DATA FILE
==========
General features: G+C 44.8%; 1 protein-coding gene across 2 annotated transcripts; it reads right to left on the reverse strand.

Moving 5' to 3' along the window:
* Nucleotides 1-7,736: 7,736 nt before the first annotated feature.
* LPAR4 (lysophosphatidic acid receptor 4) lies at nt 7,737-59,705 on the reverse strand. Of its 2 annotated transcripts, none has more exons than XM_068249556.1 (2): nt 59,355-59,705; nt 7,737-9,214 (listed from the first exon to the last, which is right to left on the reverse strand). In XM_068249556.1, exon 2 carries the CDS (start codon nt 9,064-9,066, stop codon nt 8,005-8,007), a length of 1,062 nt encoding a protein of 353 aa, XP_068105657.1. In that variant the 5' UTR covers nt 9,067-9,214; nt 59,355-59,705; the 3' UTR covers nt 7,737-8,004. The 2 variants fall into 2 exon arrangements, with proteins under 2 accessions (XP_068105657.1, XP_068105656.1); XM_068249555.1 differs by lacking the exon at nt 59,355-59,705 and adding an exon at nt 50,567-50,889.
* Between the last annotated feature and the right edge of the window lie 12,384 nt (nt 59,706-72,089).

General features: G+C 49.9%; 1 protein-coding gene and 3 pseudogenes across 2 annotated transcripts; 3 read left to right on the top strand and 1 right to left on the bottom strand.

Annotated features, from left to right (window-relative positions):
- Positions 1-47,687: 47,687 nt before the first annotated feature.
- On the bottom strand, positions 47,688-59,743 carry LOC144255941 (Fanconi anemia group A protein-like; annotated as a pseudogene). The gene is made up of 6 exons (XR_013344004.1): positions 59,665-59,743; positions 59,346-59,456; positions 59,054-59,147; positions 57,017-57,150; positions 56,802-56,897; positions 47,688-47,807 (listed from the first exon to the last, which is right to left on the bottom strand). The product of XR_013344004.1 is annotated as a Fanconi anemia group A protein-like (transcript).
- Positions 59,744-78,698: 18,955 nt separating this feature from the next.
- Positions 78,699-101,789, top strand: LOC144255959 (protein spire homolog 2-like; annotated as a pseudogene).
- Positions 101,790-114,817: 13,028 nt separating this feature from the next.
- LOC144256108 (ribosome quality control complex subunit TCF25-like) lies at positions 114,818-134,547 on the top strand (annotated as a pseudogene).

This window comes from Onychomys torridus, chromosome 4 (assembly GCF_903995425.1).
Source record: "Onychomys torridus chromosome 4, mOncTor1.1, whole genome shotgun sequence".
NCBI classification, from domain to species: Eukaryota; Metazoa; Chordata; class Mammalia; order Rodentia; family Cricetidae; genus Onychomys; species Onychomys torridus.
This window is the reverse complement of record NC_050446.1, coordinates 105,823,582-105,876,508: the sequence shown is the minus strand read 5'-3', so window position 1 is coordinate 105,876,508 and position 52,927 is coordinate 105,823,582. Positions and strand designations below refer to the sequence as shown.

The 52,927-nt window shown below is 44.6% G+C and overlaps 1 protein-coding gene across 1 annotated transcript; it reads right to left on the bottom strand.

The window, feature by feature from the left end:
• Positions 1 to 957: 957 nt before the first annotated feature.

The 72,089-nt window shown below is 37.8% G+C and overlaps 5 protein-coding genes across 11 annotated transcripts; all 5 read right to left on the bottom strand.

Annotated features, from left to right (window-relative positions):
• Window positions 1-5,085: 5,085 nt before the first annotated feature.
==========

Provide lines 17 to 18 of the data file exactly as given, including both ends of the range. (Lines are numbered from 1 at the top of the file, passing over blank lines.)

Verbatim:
This window is the reverse complement of record NC_050446.1, coordinates 105,823,582-105,876,508: the sequence shown is the minus strand read 5'-3', so window position 1 is coordinate 105,876,508 and position 52,927 is coordinate 105,823,582. Positions and strand designations below refer to the sequence as shown.

The 52,927-nt window shown below is 44.6% G+C and overlaps 1 protein-coding gene across 1 annotated transcript; it reads right to left on the bottom strand.